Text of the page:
Wednesday, December 01, 2021

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Tigray and its legacy

Tigray and its legacy

Addis Abeba, (Prensa Latina) Since last November, Ethiopia's north tip has been a synonym of violence, in contrast to the times when it was linked to the origins, traditions and bravery of this nation in the Horn of Africa.
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Before the confrontation between the National Defense Forces and the Tigray People’s Liberation Front (TPLF), the namesake regional State lured national and international tourists, precisely because of its cultural and historical heritage.

Studies say that Tigray was the cradle of the Kingdom of Axum, a powerful nation that expanded to Sudan, Eritrea and the west of the Arabian Peninsula, which ruled the region from the times when the catapult was invented or from before until the 10th century.

That boom faded away, leaving the namesake city, Aksum for many, where the Ark of the Covenant remained, a wooden coffer covered in gold created by divine mandate – according to biblical stories- to keep the tablets of the 10 commandments.

That is what the Ethiopian Coptic Church says, which keeps it in Our Lady of Zion Temple, protected by a priest who was a descendant from one of the Levites, who moved and took care of it. Archaeological evidence confirms the theory.

Monolithic obelisks, giant trails, royal tombs and castle ruins make up the city’s relics in the heart of ancient Ethiopia, ‘the most powerful State between the Eastern Roman Empire and Persia’, as it was called.

In the incredible Tigray natural settings there are also at least 121 churches carved into the rock, which are believed to represent the largest group of that kind of architecture in the world and keep treasures, such as wall paintings, sacred objects and manuscripts.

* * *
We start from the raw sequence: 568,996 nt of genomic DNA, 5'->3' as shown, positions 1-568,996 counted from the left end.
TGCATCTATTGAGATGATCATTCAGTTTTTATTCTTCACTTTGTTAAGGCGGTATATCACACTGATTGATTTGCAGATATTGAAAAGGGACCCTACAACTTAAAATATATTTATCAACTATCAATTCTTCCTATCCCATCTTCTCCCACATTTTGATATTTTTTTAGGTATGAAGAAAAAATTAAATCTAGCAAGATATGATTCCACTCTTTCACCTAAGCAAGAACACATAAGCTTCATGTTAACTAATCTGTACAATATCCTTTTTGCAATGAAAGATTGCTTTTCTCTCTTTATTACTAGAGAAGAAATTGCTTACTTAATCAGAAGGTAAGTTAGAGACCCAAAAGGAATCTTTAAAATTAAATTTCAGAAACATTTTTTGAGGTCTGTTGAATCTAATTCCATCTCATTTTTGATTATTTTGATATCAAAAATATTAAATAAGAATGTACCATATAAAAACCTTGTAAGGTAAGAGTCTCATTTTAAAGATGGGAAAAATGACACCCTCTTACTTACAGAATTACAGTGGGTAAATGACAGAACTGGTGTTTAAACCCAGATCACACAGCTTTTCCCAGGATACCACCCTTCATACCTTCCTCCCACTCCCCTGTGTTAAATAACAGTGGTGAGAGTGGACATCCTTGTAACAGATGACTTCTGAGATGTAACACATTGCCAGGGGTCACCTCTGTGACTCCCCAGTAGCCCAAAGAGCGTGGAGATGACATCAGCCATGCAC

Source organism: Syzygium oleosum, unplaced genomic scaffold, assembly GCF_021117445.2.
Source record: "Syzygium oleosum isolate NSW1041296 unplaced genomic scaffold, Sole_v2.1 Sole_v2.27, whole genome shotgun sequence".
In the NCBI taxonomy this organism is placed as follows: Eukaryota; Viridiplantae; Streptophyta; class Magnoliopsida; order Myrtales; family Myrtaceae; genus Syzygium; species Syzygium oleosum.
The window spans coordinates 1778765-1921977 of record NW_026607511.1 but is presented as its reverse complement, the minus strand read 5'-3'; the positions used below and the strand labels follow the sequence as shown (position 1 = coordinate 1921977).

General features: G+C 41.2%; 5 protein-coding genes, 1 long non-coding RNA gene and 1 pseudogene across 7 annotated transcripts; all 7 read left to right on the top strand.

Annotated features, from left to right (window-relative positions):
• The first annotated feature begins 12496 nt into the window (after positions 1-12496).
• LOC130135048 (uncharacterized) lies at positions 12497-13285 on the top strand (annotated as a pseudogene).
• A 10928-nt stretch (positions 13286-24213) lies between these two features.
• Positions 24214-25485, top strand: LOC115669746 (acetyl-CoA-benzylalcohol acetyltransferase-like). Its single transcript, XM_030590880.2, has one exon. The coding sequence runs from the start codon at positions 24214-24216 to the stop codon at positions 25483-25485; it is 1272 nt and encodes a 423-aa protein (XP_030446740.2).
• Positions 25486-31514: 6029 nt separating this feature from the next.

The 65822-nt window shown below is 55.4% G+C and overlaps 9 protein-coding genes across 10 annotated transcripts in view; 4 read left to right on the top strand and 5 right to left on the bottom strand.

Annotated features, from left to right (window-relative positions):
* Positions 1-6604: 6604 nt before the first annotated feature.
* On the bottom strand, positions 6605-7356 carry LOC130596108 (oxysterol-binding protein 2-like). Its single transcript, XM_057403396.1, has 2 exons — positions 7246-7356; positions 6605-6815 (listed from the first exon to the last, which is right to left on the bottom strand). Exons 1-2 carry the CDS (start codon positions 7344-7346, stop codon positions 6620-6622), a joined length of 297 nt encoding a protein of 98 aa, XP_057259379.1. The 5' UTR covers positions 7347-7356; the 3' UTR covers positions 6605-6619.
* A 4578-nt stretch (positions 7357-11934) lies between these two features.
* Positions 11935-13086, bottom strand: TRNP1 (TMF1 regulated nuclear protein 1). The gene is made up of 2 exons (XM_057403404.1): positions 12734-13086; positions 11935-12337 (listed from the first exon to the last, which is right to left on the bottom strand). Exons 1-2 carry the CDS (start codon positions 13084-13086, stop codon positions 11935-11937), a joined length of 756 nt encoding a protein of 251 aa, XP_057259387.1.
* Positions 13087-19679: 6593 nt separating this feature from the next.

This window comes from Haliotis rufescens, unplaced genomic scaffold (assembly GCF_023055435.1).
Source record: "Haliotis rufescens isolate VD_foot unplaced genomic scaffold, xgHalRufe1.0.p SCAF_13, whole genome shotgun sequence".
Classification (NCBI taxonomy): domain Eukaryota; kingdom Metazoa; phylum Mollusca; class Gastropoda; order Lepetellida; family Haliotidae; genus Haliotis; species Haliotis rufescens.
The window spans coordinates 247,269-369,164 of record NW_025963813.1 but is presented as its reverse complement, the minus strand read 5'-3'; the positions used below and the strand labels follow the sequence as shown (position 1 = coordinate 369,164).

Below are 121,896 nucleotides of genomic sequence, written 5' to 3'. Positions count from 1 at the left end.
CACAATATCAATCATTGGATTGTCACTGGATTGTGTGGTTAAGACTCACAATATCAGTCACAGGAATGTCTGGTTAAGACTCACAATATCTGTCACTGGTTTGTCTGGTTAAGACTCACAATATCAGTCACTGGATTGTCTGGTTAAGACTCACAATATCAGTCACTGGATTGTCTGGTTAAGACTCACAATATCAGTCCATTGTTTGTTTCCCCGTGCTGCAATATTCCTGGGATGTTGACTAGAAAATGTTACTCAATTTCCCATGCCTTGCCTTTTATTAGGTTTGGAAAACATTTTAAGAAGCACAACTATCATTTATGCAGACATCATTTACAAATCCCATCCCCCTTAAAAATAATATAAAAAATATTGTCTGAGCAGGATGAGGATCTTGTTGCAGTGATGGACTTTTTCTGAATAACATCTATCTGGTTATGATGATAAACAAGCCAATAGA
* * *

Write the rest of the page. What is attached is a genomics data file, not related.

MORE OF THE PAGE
The jurisdiction, exactly in the city of Adwa, was also the scene of the March 1896 victory by the troops led by Emperor Menelik II against Italian colonial forces, a feat that ensured the country’s independence.

Likewise, Tigray and Amhara States are an exclusive ancestral show: the Ashenda festival, which marks the end of the fast named ‘filseta’, performed by girls, young and adult women.

Its name refers to a tall decorative grass that women put around their waists in their ‘tilfis’, traditional cotton dresses embroidered from neck to toe.

All this and more, such as their church music and songs of praise, for example, are part of regional and national heritage. A legacy currently threatened because the TPLF’s conflict placed it behind the curtain of war and, in that way, may doom it to remain in the dark hands of oblivion.

Taken from Orbe weekly

mh/cvl

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